Fiji Counts the Cost of Cyclone Winston

12 Apr 2016
Fiji Counts the Cost of Cyclone Winston

Fiji Mission president Pastor Luke Narabe has called for church members around the world to continue praying for his nation after Cyclone Winston destroyed an estimated 70 Adventist churches and seven schools, with the damage bill predicted to top $F2.1 million.

“The Mission desperately needs a project manager to bring all of this together,” Pastor Narabe said. 

Despite the devastation, general secretary Pastor Joe Talemaitoga said the people are “still smiling”. “They are bearing up, life has to go on,” he said.

Pastor Talemaitoga has travelled to many of the damaged sites, filming short videos that can be viewed on the “My Mission–Fiji Mission of Seventh-day Adventists” Facebook page. 

One of the videos shows flattened churches and school buildings missing roofs. Navesau Adventist Secondary School, Lewa Adventist Primary School, Peni Tavodi Memorial, Naqia, Navolau and Namara churches were either destroyed or suffered extensive water damage. 

Cyclone Winston 2John is still smiling as he stands in the remains of his house

John, a teacher from Navesau, sheltered with his wife and two-year old daughter in the kitchen of the partially flooded school dining hall after his house was destroyed. “It was terrible,” he said, describing the cyclone. “I could say I’ve never experienced something so devastating. Broken glass [flying] and the sound of rushing wind, all this corrugated iron . . . It was like in a movie, a horror movie. Much more than that because I’m experiencing it first hand.” (For John’s full story, visit <>.)

The school, which has about 300 students from Fiji, Vanuatu, Tuvalu and Papua New Guinea, needs $F450k to be fully functional again. It is anticipated that this will take three or four months. In the meantime, students will live and study at the old Fulton campus at Tailevu. A working bee to clean up the site was assisted by two busloads of students and staff from the new Fulton College campus, as well as Trans-Pacific Union staff. 

The Fiji Mission has provided 2100 food parcels for cyclone survivors, committing $F60,000 aid.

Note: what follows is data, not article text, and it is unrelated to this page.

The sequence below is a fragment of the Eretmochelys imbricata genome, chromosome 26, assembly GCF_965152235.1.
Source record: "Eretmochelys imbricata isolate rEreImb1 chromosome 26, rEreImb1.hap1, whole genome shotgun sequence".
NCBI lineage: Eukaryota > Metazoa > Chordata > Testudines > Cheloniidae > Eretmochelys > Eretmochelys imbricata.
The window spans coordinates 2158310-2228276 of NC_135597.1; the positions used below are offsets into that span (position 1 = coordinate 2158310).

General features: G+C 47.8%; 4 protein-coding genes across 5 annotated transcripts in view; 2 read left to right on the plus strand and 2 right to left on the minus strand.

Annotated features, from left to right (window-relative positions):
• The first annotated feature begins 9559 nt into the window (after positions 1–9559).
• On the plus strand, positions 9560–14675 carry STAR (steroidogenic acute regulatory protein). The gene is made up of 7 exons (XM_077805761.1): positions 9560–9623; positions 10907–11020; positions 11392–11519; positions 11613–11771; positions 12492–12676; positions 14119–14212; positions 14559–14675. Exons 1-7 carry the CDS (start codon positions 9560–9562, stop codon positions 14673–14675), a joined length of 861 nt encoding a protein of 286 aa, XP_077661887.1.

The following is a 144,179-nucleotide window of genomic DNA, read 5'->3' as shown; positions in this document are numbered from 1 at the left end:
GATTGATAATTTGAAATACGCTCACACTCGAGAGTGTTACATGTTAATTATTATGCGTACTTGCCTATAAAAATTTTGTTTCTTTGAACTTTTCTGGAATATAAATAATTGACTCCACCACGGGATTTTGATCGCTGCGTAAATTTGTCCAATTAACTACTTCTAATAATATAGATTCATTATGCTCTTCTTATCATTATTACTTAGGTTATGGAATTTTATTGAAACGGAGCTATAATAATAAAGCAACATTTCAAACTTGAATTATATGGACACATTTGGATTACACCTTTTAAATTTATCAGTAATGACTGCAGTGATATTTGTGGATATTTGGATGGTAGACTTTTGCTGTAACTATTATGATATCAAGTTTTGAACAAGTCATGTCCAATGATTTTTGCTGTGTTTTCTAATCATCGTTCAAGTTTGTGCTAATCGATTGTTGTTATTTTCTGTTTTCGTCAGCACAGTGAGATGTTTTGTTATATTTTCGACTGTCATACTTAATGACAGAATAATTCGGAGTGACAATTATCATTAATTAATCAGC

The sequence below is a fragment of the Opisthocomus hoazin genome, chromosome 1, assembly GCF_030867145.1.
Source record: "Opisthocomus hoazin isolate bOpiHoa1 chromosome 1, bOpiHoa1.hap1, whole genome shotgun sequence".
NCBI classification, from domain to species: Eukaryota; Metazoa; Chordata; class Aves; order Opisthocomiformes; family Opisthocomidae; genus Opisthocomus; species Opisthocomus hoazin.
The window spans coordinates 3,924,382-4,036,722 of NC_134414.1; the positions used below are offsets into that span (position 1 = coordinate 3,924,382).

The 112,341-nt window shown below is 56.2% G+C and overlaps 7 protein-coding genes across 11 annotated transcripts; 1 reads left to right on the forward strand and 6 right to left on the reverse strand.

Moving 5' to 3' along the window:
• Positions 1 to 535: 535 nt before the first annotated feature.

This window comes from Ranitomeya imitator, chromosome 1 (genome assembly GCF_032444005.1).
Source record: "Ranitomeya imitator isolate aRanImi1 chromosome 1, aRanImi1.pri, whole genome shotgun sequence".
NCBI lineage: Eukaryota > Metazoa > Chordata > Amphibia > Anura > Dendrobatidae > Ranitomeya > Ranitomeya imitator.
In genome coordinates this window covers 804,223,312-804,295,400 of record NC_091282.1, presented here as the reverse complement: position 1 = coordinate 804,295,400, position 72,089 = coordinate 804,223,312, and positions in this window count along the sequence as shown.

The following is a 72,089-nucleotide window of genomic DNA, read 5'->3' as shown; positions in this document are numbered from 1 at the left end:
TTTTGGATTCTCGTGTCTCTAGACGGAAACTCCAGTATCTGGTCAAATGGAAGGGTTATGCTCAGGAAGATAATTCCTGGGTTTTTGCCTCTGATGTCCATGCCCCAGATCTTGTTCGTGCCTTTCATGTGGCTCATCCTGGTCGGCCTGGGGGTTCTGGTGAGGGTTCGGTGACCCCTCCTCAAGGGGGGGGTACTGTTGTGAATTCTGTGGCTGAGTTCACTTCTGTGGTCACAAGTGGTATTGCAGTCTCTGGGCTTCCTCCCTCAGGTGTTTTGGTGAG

Many Adventist students, church members and staff are helping out with the clean-up effort. “It’s a great feeling to know that church members are ready and willing to take time off work and volunteering, men and women, to come and do whatever needs to be done,” Pastor Talemaitoga said. A church member from the island of Qamea was seriously injured by flying iron roofing while running for cover when the cyclone hit. He was airlifted to a Suva hospital.

Cyclone Winston1Volunteers have been handing out food packs

The Adventist Development and Relief Agency (ADRA) is at the forefront of the emergency response and has distributed food and hygiene kits to more than 1000 families. Food packs containing rice, lentils, tuna, sugar and biscuits were distributed to 501 families in Ra Province, one of the worst hit areas, along the northern coast of Viti Levu, Fiji’s main island.

Meanwhile, more than 600 water, sanitation and hygiene (WASH) kits have been delivered to families to help prevent an outbreak of disease, which is common after a disaster. In addition, 244 households received a water filtration system to ensure they have clean water to drink. 

“This is not a disaster that people recover from quickly,” said Iliapi Tuwai, country director for ADRA Fiji. “We’ve also begun plans for recovery projects that will help people re-establish their homes and livelihoods.”

Mr Tuwai said the supplies were well received. “In many remote places where we have distributed food, people said we were the first aid organisation to reach them.”

As well as ADRA’s work, there are other glimpses of hope and good news amid the devastation. Fulton College, Suva Adventist College and the Adventist school at Lautoka escaped serious damage and classes have resumed.

The Adventist Church in Vanuatu is asking all of its churches to support a special offering for Fiji on March 26. Its members can relate to the plight of the Fijians as Vanuatu is still recovering from Cyclone Pam, which destroyed 53 churches around 12 months ago.

– Josh Dye and Jarrod Stackelroth


Josh Dye